According to OVH founder and CTO Octave Klaba, the DDoS attack reached nearly 1 Tbps at its peak. Of those IoT devices participating in the DDoS attack, they were primarily comprised of CCTV cameras and DVRs. Many of these types devices' network settings are improperly configured, which leaves them ripe for the picking for hackers that would love to use them to carry our destructive attacks.
Klaba originally stated that 145,607 devices made up the botnet, but recently confirmed that another 6,857 cameras joined in on the attack. The DDoS peaked at 990 Gbps on September 20th thanks to two concurrent attacks, and according to Klaba, the original botnet was capable of a 1.5 Tbps DDoS attack if each IP topped out at 30 Mbps.
Last days, we got lot of huge DDoS. Here, the list of "bigger that 100Gbps" only. You can see the— Octave Klaba / Oles (@olesovhcom) September 22, 2016
simultaneous DDoS are close to 1Tbps ! pic.twitter.com/XmlwAU9JZ6
And to think this massive DDoS campaign was directed at Minecraft servers that OHV was hosting.
The DDoS attack witnessed by KrebsOnSecurity peaked at 620 Gbps, and was destructive enough to cause Brian Krebs’ hosting company, Akamai, to drop him with only two hours’ notice. Krebs is thought to have been attacked due to his part in taking down the Israeli firm vDOS, which profits from initiating DDoS attacks on websites.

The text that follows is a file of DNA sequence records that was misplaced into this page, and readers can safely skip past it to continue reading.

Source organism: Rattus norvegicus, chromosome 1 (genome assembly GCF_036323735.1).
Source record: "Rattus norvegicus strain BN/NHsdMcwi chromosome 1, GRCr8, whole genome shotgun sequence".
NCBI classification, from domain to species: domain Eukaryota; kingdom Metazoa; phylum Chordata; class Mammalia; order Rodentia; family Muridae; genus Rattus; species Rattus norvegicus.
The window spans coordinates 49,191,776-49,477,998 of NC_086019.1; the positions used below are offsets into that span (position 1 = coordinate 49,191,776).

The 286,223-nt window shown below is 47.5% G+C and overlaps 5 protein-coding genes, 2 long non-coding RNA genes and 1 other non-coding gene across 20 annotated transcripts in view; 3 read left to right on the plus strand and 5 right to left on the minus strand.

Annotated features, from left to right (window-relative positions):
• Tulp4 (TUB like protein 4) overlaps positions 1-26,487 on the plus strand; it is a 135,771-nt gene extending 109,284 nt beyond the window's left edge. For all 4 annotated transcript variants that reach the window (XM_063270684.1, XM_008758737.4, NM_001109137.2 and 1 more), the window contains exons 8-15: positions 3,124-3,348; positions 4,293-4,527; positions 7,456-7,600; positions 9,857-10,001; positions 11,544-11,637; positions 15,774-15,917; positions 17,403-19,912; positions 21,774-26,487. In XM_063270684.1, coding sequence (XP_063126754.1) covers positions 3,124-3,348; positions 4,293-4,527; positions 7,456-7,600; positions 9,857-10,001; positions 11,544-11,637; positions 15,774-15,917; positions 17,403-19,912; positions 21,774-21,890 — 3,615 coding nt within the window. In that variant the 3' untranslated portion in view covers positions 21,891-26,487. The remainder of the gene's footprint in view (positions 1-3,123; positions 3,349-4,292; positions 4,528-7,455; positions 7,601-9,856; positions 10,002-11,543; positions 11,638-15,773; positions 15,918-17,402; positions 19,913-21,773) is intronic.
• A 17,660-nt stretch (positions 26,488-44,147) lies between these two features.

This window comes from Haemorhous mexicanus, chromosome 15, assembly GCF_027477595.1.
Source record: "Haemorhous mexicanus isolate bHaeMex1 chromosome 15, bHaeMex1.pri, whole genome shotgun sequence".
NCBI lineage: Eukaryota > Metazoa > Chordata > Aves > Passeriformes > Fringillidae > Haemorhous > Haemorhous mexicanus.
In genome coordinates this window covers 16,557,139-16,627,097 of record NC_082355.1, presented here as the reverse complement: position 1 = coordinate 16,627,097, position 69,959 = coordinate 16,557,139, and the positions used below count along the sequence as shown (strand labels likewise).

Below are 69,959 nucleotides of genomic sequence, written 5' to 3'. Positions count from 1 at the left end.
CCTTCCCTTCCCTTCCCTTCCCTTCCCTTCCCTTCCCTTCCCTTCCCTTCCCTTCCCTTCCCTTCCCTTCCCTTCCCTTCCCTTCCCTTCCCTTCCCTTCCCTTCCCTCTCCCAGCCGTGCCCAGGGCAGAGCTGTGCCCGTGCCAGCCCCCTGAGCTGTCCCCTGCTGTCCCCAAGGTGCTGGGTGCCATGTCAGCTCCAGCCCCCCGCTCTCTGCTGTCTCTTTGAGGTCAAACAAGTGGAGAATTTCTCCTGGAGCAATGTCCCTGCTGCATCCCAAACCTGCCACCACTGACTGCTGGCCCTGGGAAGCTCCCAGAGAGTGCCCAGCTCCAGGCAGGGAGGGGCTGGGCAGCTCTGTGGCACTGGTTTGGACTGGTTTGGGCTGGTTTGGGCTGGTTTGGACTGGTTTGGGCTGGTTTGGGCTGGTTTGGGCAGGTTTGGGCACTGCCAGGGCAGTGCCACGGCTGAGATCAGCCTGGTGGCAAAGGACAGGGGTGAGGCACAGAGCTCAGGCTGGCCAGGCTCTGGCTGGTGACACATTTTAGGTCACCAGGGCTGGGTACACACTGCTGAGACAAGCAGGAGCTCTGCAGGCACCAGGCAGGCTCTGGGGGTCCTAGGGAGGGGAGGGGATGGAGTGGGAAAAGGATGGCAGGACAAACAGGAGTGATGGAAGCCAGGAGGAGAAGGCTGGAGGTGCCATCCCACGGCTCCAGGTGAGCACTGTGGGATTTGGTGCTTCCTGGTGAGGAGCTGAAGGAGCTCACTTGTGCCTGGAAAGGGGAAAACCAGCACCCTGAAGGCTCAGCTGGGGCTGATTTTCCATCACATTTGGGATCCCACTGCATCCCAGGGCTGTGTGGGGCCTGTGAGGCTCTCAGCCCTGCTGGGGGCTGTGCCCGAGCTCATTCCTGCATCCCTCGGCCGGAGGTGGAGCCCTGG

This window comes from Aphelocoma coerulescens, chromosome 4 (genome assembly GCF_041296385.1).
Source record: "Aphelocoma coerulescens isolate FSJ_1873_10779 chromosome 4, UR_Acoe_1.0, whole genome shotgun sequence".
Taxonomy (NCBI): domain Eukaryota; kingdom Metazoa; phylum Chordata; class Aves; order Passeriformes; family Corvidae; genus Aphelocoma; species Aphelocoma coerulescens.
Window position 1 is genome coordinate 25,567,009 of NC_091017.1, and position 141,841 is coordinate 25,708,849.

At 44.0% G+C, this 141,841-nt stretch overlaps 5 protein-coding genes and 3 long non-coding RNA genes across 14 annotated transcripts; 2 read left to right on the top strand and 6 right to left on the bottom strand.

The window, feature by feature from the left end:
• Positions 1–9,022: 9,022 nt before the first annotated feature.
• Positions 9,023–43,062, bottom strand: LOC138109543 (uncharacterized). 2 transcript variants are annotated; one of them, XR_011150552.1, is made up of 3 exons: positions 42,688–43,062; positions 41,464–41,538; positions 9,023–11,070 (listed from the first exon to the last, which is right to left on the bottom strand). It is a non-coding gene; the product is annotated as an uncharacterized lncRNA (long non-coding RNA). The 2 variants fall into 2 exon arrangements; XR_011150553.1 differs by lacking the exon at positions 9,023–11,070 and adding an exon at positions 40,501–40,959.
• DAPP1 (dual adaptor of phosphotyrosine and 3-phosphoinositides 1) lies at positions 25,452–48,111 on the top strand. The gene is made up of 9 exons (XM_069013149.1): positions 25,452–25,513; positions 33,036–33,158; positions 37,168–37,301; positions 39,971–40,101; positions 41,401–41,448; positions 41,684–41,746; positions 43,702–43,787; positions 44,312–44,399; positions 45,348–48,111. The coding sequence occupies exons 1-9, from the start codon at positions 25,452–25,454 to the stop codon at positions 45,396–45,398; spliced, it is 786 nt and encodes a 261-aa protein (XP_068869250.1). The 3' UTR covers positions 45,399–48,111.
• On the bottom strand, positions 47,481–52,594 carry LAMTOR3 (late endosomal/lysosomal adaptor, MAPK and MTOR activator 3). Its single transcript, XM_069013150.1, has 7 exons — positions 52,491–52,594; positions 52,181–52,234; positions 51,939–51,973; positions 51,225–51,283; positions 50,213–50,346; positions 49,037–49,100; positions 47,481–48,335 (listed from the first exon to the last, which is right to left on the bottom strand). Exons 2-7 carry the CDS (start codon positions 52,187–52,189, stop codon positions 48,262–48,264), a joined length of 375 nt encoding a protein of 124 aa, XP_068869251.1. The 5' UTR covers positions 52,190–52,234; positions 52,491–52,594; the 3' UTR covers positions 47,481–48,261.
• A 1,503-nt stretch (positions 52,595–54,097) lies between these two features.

As for Akamai’s decision to give KrebsOnSecurity its walking papers, Krebs himself harnessed no ill will towards the company:
Before everyone beats up on Akamai/Prolexic too much, they were providing me service pro bono. So, as I said, I don't fault them at all.— briankrebs (@briankrebs) September 23, 2016
With that being said, there's a reason why many IoT devices become mindless zombies in global DDoS campaigns. "Most IoT malware targets non-PC embedded devices. Many are Internet-accessible but, because of their operating system and processing power limitations, they may not include any advanced security features," wrote Symantec in a blog posting.
Symantec went on to provide a number of steps that you can take to protect your IoT device from being compromised by nefarious parties. These include using strong passwords for your devices and your home Wi-Fi network, avoiding default usernames (which makes it easier compromise a device), disabling services like Telnet and SSH, and making sure that your device has the latest firmware updates installed (among other things).
For a comprehensive look at what you can do to safeguard your devices, check out our article here.